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Cut Overtime Violations in California

For many employees, overtime is a way to increase their take-home pay and demonstrate their overall value to the company. At the same time, there are certain trade-offs. Spending so much time at work can take a toll on any employee, causing burnout or problems at home. Still, many employees in California utilize the benefits of working overtime.

Unfortunately, one of the most common violations of California’s wage and hour laws is when your employer cuts your overtime. This, obviously, can have a profound impact on you and your family. It’s important to realize that overtime pay is protected under the law, but having access to these hours can sometimes be taken away for unlawful reasons.

Experienced Support From California Employment Lawyers

At Maison Law, we understand how important overtime pay can be to you and your family. Going to work, especially for long hours, requires a level of commitment that any business would love to have. But unfortunately, this commitment is sometimes exploited by your employer.

Our team of experienced California employment lawyers can help you if you find yourself in this situation. We’ll provide you with legal support and guidance to make sure you get the pay you deserve. Contact us today for a free, no-obligation consultation to learn more.

California Law and Overtime Pay

Under the California Labor Code, there are strict overtime pay laws that are designed to protect employees who work more than 8 hours in a day or 40 hours in a week. Here are some key points about California overtime pay laws:

  • Overtime pay rate – California law requires employers to pay non-exempt employees one and a half times their regular rate of pay for all hours worked over 8 hours in a day or 40 hours in a week. For all hours worked over 12 hours in a day, employees must be paid double their regular rate of pay.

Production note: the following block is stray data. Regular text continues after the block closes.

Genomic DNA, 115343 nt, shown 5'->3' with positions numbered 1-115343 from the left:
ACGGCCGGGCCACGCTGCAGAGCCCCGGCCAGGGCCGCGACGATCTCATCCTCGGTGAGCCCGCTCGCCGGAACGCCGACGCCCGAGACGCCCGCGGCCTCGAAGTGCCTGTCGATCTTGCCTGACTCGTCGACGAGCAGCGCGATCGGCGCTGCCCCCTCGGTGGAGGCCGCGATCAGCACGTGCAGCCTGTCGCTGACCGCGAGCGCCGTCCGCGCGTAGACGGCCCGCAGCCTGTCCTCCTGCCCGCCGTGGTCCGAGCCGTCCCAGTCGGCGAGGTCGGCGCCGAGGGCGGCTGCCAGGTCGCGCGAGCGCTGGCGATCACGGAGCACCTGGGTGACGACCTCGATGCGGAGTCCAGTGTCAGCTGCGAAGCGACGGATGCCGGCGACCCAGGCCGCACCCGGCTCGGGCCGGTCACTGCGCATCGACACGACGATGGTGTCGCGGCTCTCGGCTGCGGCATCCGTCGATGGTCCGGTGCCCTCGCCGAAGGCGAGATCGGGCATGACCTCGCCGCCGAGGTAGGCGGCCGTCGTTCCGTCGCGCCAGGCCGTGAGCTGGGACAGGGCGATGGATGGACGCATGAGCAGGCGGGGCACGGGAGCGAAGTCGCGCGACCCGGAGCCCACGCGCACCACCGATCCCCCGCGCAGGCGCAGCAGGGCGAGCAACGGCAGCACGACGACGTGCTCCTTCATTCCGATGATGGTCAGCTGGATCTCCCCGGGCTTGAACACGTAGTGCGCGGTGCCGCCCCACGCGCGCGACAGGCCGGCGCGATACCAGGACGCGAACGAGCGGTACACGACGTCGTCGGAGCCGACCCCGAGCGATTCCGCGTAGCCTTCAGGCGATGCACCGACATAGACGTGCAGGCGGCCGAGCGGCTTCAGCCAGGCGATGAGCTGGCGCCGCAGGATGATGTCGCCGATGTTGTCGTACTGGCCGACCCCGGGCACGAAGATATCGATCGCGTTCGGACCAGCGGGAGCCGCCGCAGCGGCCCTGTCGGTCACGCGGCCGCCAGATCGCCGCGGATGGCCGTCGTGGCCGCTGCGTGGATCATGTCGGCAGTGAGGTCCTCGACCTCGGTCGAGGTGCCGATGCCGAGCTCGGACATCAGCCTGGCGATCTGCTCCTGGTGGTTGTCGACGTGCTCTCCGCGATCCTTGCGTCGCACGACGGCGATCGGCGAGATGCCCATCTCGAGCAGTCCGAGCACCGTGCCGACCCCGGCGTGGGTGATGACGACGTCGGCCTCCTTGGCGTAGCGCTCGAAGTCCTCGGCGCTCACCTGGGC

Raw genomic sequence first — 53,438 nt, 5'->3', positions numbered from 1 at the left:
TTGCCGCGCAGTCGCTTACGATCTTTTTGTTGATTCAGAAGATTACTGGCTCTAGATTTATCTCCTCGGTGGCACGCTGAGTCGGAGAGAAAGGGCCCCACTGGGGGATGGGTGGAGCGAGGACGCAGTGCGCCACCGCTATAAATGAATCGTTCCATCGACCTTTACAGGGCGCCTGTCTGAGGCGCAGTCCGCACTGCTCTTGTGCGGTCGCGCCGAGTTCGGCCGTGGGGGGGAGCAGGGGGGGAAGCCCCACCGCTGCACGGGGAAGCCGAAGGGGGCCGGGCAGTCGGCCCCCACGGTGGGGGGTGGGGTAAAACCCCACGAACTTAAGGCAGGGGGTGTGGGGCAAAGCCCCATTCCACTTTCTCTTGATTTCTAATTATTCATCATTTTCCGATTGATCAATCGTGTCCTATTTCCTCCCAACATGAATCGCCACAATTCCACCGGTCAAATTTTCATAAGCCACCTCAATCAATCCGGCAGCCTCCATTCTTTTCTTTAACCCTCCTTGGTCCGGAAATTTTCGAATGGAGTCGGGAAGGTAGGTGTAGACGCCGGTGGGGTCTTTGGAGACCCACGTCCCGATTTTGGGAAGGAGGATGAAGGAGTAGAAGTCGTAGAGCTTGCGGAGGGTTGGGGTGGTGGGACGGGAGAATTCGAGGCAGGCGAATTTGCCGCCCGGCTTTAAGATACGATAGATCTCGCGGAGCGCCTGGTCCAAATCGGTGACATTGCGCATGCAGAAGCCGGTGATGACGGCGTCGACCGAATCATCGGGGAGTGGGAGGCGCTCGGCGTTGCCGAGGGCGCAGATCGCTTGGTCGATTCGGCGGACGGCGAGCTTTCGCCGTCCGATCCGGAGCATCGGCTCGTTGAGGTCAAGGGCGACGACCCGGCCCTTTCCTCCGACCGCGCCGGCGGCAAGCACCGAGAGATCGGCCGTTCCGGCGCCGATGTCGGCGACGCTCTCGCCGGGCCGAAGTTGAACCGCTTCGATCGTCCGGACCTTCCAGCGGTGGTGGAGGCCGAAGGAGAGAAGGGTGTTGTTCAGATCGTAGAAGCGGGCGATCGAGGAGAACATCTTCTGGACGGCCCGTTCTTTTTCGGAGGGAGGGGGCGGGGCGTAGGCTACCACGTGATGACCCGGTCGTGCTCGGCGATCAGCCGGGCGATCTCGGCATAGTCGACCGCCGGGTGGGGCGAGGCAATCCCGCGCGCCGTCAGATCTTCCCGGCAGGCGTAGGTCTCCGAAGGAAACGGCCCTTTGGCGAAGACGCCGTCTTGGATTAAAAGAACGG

• Exempt vs. non-exempt – Certain employees, such as those in executive, administrative, or professional positions, may be exempt from overtime pay requirements. However, to be exempt, employees must meet certain salary and job duty requirements.
  • Alternative workweek schedules – In some cases, employers may establish alternative workweek schedules that allow employees to work longer shifts without incurring overtime pay. However, these schedules must be properly established and meet certain legal requirements.
  • Record-keeping requirements – Employers are required to keep accurate records of all hours worked by employees, including overtime hours. These records must be kept for at least 3 years.

Obviously, there are certain requirements in place that govern overtime pay. However, there are no regulations in place that govern whether or not your employer offers overtime opportunities. Thus, it’s important to understand the circumstances that surround your access to overtime opportunities–especially if your employer cuts them.

When Can My Employer Cut My Overtime in California?

While California employers are legally required to pay you or other employees overtime when they work past the hour threshold during a day or week, there are certain situations where your employer can cut your access to these opportunities for legitimate, above-board reasons. These can include:

  • Business needs – In some cases, an employer may need to cut overtime hours or pay due to changing business needs or economic conditions. For example, if a company is experiencing financial difficulties, it may need to reduce overtime to cut costs.
  • Lack of work – Another reason an employer may cut overtime hours or pay is if there is not enough work available to justify the additional hours. In these situations, the employer may ask employees to reduce their overtime hours or may reduce the overall amount of overtime available.

Unlawful cutting of overtime

There are certain unlawful reasons that your employer cannot use to cut your access to overtime in California, including:

  • Discrimination – Your employer cannot reduce your access to overtime opportunities or pay on the basis of your race, gender, religion, national origin, disability, age, or any other protected characteristic.